Art historian Robert L. Herbert characterises Millet’s peasants as “in a struggle with obdurate nature”. In Millet’s art, nature and peasant are bound together by a kind of primeval kinship, but simultaneously in a constant, gruelling battle with each other. The most famous example of this is The Gleaners, which I was able to have a long look at when I went to the Musée d’Orsay earlier this year. Gleaning is the gathering up of the leftover blades of wheat after the harvest, and so is itself an expression of poverty – not a scrap of food must be wasted. The work is exhausting; these peasants are burdened and even enslaved by the demands of the earth – look how they are all stooped, oppressed, beneath the horizon line, as it drawn magnetically to the source of their labour. At the same time, they are lit by a warm golden light, and they fill the foreground of the painting, heroic even though they are faceless. There is no suggestion of industrialisation or mechanisation – Millet gives us the struggle and the grandeur of the peasant in a timeless context. In doing so, he is commemorating a way of life that he knows will not last forever.
When immersed in these vivid stories, another artist that I kept thinking of was Courbet, a more radical, dangerous artist than Millet. Both artists depicted peasant life at a time when it was fashionable to idealise peasants in art. Urbanites craved the honesty, freshness and tradition of the countryside as a result of their increasingly artificial lives, and admired sentimental, glamorised peasant paintings, typified by the work of Leopold Robert.
Courbet’s great rejection of this is epitomised in his epic 1850 painting Burial at Ornans. Over 20 feet wide, it was submitted to the Salon in the category of history painting, despite it being a genre painting in the traditional sense. This in itself was groundbreaking: Courbet placed a small, local event in peasant life on the scale of an ancient battle or Biblical narrative. And the peasants themselves are individuals – each figure is a portrait of a real person, and this gives the scene an intimacy within its grandeur. These individuals are united, part of a local community gathered to mourn a loved one, but they are also silent, lost in their own thoughts. They are scruffy, darkened and thinking deeply. The painting also testifies to Courbet’s socialism: each figure is placed on an equal footing, so the town officials and the priest are no more prominent than the local women.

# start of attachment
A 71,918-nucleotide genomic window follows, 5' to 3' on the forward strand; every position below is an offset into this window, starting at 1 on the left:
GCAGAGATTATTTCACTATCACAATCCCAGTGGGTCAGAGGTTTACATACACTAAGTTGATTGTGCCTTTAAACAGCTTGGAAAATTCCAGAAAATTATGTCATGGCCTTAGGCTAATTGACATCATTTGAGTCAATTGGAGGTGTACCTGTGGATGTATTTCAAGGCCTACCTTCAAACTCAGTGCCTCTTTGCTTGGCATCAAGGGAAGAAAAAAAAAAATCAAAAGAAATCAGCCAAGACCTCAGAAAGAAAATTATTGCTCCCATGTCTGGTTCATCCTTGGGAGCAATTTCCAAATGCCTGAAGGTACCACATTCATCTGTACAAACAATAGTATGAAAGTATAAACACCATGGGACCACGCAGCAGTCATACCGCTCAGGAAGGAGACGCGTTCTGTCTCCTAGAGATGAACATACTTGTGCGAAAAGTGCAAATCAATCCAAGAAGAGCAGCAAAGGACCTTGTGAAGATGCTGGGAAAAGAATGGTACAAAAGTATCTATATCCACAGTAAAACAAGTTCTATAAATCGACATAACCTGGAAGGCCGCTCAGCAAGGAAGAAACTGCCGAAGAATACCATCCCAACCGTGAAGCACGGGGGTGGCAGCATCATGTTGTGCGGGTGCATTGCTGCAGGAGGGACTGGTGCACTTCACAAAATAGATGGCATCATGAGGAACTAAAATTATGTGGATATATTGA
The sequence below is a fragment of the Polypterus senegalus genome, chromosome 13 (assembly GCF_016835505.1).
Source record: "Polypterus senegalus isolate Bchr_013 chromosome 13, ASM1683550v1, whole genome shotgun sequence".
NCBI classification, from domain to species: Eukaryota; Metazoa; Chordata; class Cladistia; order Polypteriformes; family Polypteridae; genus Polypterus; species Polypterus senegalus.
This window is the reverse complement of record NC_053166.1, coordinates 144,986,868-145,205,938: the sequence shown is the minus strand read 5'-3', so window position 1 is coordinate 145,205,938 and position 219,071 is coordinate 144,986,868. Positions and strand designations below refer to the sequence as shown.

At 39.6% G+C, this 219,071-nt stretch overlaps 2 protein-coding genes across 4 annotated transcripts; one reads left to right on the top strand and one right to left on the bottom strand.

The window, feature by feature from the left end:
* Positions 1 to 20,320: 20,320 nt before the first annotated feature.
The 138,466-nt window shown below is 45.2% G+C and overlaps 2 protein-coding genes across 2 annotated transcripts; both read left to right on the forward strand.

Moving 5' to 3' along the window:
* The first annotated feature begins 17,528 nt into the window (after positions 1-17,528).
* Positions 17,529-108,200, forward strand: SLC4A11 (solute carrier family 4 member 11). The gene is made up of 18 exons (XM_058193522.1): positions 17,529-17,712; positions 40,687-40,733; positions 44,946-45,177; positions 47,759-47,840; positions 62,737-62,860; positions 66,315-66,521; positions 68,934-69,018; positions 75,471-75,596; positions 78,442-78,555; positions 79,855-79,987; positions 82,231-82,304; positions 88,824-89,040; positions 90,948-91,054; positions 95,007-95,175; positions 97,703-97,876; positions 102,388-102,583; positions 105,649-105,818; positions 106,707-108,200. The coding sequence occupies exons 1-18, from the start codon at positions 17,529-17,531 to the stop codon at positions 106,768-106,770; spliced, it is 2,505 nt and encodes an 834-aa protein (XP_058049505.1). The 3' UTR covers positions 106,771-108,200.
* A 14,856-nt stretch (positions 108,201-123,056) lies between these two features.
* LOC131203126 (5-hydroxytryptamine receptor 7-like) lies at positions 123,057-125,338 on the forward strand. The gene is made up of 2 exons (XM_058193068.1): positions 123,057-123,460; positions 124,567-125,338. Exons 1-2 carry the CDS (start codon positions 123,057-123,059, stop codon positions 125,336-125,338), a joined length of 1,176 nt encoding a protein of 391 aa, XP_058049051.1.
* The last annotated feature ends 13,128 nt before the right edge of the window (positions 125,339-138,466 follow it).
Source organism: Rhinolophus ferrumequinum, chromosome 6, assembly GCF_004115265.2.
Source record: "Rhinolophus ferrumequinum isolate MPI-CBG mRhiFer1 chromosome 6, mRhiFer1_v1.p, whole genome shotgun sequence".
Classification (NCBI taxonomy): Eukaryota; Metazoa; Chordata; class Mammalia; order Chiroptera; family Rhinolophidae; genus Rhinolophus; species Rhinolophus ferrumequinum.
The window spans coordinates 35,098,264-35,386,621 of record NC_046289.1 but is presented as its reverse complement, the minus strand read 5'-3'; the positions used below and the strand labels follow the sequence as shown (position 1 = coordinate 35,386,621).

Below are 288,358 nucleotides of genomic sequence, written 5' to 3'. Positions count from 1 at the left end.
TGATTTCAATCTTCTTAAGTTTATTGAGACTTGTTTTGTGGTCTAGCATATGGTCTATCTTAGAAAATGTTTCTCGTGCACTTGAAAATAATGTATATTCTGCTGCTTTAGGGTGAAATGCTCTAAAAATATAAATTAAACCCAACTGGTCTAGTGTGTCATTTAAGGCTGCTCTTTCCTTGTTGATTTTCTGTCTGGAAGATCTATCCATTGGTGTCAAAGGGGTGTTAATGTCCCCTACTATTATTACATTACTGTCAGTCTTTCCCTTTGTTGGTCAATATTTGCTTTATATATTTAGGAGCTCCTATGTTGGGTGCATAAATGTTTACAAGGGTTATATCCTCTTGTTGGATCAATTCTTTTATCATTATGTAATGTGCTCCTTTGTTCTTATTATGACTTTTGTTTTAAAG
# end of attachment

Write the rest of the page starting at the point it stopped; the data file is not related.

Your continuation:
It was shocking to Salon viewers because of its intense, monumental focus on the individual, the everyday and the local. These peasants aren’t heroes, but they are vividly, profoundly alive and real. In this way, it reminds me of Pig Earth, which also presents us with small local events that become momentous history, and a community united by tradition and purpose but divided into sharply defined individuals.
Stories about peasants, at least in Europe, seem irrelevant to the lives that many of us now lead. And yet the history of those who worked the land is profound and deeply significant, enabling us to think with greater perspective about our modern society.
Berger, John (1979). Pig Earth Bloomsbury
Facos, Michelle (2011) An Introduction to 19th Century Art Routledge pp 247-256
Herbert, Robert. L (2002). From Millet to Leger: essays in social art history Yale University Press pp.35-50
Art: the definitive visual guide Dorling Kindersley pp.326-7
Summer Reapers Arriving in the Pontine Marshes: http://www.the-athenaeum.org/art/full.php?ID=156533
Burial at Ornans: https://en.wikipedia.org/wiki/A_Burial_At_Ornans